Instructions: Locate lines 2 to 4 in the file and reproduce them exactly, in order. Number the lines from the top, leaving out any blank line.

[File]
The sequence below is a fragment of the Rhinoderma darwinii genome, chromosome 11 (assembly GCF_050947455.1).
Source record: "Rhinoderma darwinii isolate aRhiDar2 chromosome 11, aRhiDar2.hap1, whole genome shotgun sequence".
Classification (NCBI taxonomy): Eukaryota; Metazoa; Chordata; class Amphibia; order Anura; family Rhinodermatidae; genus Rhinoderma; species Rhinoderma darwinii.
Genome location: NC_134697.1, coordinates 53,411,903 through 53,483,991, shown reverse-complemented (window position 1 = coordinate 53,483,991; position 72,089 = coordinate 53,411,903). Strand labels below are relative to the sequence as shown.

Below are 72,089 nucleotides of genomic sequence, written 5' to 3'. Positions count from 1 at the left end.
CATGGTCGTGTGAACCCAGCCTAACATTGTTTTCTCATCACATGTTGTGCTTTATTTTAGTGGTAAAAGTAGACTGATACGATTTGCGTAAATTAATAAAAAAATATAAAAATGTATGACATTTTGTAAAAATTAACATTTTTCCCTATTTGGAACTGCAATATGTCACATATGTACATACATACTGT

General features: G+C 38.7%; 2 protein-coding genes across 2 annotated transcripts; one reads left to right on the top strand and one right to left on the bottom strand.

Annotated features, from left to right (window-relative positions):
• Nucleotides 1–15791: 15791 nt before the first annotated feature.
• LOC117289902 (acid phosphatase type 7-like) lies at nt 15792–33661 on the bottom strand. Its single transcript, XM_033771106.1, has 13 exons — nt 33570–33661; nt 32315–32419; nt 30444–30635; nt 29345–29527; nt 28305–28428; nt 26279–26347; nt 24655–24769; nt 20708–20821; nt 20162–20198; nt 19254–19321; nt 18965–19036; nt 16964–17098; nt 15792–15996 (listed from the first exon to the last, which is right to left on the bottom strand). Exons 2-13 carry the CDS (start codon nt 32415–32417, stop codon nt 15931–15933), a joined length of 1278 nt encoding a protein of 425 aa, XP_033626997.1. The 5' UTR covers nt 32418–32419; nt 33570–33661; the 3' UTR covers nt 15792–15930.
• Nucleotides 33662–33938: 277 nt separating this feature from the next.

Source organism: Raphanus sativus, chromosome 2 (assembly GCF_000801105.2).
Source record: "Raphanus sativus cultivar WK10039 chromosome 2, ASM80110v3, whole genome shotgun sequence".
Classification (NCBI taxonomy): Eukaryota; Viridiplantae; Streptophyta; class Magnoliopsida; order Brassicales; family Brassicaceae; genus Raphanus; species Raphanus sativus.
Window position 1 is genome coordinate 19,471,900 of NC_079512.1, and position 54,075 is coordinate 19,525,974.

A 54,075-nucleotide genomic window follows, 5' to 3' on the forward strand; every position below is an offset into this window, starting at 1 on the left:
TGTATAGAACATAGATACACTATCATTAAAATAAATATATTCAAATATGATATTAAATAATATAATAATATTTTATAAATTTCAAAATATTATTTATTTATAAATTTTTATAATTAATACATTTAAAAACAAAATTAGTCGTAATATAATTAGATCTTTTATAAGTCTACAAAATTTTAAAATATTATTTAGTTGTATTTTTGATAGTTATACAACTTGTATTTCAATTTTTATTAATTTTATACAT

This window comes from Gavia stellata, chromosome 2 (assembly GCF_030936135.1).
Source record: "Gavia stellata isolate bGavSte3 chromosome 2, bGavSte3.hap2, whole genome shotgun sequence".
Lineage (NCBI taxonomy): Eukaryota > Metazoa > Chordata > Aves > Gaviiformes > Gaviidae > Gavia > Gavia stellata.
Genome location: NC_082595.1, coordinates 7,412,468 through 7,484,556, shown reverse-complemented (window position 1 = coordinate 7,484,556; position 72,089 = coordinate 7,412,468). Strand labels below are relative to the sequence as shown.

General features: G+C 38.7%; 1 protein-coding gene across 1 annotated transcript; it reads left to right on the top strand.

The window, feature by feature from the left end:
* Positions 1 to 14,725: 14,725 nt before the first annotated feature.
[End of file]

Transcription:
Source record: "Rhinoderma darwinii isolate aRhiDar2 chromosome 11, aRhiDar2.hap1, whole genome shotgun sequence".
Classification (NCBI taxonomy): Eukaryota; Metazoa; Chordata; class Amphibia; order Anura; family Rhinodermatidae; genus Rhinoderma; species Rhinoderma darwinii.
Genome location: NC_134697.1, coordinates 53,411,903 through 53,483,991, shown reverse-complemented (window position 1 = coordinate 53,483,991; position 72,089 = coordinate 53,411,903). Strand labels below are relative to the sequence as shown.